Not later than 180 days after the date of enactment of this Act, the Administrator of the Federal Aviation Administration shall conduct a human intervention motivation study (HIMS) program for flight crewmembers employed by commercial air carriers operating in United States airspace.

SEC. 414. Acceptance of voluntarily provided safety information.

(a) In general.—There shall be a presumption that an individual’s voluntary disclosure of an operational or maintenance issue related to aviation safety under an aviation safety action program meets the criteria for acceptance as a valid disclosure under such program.

(b) Disclaimer required.—Any dissemination of a disclosure that was submitted and accepted under an aviation safety action program pursuant to the presumption under subsection (a), but that has not undergone review by an event review committee, shall be accompanied by a disclaimer stating that the disclosure—

(1) has not been reviewed by an event review committee tasked with reviewing such disclosures; and

(2) may subsequently be determined to be ineligible for inclusion in the aviation safety action program.

(c) Rejection of disclosure.—A disclosure described under subsection (a) shall be rejected from an aviation safety action program if, after a review of the disclosure, an event review committee tasked with reviewing such disclosures determines that the disclosure fails to meet the criteria for acceptance under such program.

(d) Aviation safety action program defined.—In this section, the term “aviation safety action program” means a program established in accordance with Federal Aviation Administration Advisory Circular 120–66B, issued November 15, 2002 (including any similar successor advisory circular), to allow an individual to voluntarily disclose operational or maintenance issues related to aviation safety.

SEC. 415. Marking of towers.

(a) In general.—Not later than 1 year after the date of enactment of this Act, the Administrator of the Federal Aviation Administration shall issue regulations for the marking of covered towers.

(b) Markings required.—The regulations issued under subsection (a) shall ensure that covered towers are marked in a manner that is uniform, makes the covered towers easily visible, and is consistent with applicable guidance of the Administration.

(c) Application.—The regulations issued under subsection (a) shall ensure that—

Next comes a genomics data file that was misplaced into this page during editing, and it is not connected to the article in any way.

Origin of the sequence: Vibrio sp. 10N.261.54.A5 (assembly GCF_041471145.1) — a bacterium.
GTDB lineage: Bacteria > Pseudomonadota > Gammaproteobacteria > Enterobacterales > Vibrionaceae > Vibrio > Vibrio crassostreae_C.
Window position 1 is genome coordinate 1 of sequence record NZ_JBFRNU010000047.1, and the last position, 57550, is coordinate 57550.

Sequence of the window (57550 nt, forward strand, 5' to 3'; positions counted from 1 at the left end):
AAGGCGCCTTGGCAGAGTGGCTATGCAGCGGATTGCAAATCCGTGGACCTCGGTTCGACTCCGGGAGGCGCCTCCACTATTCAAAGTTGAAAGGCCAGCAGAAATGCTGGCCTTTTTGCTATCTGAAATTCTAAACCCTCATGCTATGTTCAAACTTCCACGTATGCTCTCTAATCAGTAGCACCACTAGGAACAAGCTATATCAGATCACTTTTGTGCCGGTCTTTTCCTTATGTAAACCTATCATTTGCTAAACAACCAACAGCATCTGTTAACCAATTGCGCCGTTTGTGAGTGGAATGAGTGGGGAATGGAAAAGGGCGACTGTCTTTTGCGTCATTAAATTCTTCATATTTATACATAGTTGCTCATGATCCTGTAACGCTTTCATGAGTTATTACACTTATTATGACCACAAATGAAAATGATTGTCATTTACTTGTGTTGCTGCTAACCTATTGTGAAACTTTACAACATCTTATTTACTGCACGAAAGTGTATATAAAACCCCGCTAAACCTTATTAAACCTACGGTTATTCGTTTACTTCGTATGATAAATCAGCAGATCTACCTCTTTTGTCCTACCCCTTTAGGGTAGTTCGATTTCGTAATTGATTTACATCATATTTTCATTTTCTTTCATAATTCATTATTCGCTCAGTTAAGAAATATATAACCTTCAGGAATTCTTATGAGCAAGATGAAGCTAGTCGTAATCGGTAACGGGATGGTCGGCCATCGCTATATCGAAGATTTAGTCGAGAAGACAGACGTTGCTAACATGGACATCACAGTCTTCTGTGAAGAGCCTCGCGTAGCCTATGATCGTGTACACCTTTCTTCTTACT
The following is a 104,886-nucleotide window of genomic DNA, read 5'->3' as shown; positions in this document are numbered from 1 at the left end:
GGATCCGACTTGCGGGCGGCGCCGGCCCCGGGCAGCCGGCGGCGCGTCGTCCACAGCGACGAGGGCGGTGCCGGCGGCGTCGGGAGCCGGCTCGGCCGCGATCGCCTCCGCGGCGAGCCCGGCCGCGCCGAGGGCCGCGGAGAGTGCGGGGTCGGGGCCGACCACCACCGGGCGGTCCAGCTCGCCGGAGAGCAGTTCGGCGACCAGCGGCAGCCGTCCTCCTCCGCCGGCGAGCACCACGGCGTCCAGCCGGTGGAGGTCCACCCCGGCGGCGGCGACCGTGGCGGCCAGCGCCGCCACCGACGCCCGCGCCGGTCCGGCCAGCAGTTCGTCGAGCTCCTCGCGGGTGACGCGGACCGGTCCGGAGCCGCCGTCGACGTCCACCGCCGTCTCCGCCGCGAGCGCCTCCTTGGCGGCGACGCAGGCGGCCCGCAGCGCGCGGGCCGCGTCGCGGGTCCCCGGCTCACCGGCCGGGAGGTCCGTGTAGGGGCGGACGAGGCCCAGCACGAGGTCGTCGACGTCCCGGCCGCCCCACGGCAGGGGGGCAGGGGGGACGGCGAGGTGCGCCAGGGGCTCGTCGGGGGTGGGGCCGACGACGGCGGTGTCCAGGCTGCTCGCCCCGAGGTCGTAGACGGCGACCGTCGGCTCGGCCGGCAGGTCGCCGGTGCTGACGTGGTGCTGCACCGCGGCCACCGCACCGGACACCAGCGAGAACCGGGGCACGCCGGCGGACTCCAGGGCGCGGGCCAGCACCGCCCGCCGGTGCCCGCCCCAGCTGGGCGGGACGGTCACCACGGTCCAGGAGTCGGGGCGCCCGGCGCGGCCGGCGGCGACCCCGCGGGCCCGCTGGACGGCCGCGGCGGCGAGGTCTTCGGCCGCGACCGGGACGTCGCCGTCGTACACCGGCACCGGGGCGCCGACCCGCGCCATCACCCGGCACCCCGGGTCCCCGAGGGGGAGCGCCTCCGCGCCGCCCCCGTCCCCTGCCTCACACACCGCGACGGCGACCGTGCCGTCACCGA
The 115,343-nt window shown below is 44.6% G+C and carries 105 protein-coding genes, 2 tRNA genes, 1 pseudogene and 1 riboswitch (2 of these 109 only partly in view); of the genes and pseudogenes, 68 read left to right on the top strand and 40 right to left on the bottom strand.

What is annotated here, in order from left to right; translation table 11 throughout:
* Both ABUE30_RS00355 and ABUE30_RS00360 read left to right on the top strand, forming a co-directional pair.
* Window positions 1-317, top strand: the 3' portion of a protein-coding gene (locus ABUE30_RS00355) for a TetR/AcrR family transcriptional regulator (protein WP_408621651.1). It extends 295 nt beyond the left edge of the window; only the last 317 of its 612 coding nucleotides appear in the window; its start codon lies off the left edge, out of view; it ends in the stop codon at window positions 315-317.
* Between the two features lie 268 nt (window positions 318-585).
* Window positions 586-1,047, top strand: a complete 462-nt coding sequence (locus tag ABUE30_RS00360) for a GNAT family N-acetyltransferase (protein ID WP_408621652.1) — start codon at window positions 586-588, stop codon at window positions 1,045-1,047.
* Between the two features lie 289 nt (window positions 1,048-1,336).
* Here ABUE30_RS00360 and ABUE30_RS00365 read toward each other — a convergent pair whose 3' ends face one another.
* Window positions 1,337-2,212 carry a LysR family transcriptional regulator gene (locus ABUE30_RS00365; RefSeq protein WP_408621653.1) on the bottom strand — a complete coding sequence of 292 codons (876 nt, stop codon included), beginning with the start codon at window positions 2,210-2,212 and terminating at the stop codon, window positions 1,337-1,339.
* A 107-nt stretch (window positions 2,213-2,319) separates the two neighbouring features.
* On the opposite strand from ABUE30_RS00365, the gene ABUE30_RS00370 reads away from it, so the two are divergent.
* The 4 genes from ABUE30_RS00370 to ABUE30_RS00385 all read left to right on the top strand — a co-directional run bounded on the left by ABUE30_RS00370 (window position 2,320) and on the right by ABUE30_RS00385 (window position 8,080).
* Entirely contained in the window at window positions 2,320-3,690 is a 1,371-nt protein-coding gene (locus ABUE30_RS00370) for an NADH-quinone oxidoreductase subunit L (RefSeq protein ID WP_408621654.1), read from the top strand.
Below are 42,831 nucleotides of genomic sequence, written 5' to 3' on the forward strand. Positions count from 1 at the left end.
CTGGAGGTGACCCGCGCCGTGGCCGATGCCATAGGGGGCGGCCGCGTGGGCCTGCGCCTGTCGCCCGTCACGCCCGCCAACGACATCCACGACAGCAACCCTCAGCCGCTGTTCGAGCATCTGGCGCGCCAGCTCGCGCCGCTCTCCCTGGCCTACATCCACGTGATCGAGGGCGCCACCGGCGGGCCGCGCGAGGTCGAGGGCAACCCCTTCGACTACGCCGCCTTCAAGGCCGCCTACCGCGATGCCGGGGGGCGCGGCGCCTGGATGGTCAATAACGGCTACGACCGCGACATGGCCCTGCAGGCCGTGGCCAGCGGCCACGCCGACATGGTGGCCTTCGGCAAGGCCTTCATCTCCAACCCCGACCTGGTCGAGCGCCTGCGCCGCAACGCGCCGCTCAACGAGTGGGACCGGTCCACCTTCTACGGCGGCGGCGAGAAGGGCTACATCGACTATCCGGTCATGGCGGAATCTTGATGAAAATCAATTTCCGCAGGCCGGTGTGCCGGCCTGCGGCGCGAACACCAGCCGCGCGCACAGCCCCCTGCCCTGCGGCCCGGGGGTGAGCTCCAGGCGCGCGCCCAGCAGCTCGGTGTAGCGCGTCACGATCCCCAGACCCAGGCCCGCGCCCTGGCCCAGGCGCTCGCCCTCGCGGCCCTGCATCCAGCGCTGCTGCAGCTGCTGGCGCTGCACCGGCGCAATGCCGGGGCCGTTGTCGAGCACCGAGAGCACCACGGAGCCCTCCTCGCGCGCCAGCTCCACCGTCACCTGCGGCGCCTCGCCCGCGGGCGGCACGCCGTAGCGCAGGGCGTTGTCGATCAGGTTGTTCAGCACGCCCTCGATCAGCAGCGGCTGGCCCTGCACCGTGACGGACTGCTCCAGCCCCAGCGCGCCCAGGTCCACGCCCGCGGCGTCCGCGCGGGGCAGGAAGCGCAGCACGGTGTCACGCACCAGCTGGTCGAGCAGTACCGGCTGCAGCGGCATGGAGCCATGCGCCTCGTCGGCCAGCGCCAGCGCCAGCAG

(1) all covered towers constructed on or after the date on which such regulations take effect are marked in accordance with subsection (b); and

(2) a covered tower constructed before the date on which such regulations take effect is marked in accordance with subsection (b) not later than 1 year after such effective date.

(d) Covered tower defined.—

(1) IN GENERAL.—In this section, the term “covered tower” means a structure that—

(A) is self-standing or supported by guy wires and ground anchors;

(B) is 6 feet or less in diameter at the base;

(C) at the highest point of the structure, is at least 50 feet above ground level;

(D) at the highest point of the structure, is not more than 200 feet above ground level;

(E) has accessory facilities on which an antenna, sensor, camera, meteorological instrument, or other equipment is mounted; and

(F) is located—

(i) outside the boundaries of an incorporated city or town; or

(ii) on land that is—

(I) underdeveloped; or

(II) used for agriculture purposes.

(2) EXCLUSIONS.—The term “covered tower” does not include any structure that—

(A) is adjacent to a house, barn, electric utility substation, or any other building;

(B) is in the curtilage of a farmstead;

(C) supports electric utility transmission or distribution lines;

(D) is a wind-powered electrical generator with a rotor blade radius that exceeds 6 feet; or

(E) is a street light erected or maintained by a Federal, State, or local transportation entity.

(e) Covered tower database.—The Administrator shall—

(1) develop a publicly available database that contains the location and height of covered towers;

(2) keep the database current to the extent practicable; and